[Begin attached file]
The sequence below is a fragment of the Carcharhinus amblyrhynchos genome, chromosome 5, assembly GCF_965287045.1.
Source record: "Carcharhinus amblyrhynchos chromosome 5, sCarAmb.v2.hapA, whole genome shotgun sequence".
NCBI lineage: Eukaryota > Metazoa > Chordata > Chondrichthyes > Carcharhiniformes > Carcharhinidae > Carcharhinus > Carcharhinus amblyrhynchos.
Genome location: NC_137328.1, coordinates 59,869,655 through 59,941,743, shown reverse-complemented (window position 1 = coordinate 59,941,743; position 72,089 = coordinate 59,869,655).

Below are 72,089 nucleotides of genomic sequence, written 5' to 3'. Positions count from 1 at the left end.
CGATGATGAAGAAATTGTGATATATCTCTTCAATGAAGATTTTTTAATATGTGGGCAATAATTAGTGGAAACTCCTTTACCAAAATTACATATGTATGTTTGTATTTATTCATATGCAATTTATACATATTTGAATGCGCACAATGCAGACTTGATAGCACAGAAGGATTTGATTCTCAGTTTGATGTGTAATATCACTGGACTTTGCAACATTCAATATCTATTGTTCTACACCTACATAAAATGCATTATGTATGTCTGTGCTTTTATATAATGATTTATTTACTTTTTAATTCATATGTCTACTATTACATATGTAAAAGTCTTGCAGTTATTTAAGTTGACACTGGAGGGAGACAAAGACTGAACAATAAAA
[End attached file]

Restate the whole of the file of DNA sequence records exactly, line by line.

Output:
The sequence below is a fragment of the Carcharhinus amblyrhynchos genome, chromosome 5, assembly GCF_965287045.1.
Source record: "Carcharhinus amblyrhynchos chromosome 5, sCarAmb.v2.hapA, whole genome shotgun sequence".
NCBI lineage: Eukaryota > Metazoa > Chordata > Chondrichthyes > Carcharhiniformes > Carcharhinidae > Carcharhinus > Carcharhinus amblyrhynchos.
Genome location: NC_137328.1, coordinates 59,869,655 through 59,941,743, shown reverse-complemented (window position 1 = coordinate 59,941,743; position 72,089 = coordinate 59,869,655).

Below are 72,089 nucleotides of genomic sequence, written 5' to 3'. Positions count from 1 at the left end.
CGATGATGAAGAAATTGTGATATATCTCTTCAATGAAGATTTTTTAATATGTGGGCAATAATTAGTGGAAACTCCTTTACCAAAATTACATATGTATGTTTGTATTTATTCATATGCAATTTATACATATTTGAATGCGCACAATGCAGACTTGATAGCACAGAAGGATTTGATTCTCAGTTTGATGTGTAATATCACTGGACTTTGCAACATTCAATATCTATTGTTCTACACCTACATAAAATGCATTATGTATGTCTGTGCTTTTATATAATGATTTATTTACTTTTTAATTCATATGTCTACTATTACATATGTAAAAGTCTTGCAGTTATTTAAGTTGACACTGGAGGGAGACAAAGACTGAACAATAAAA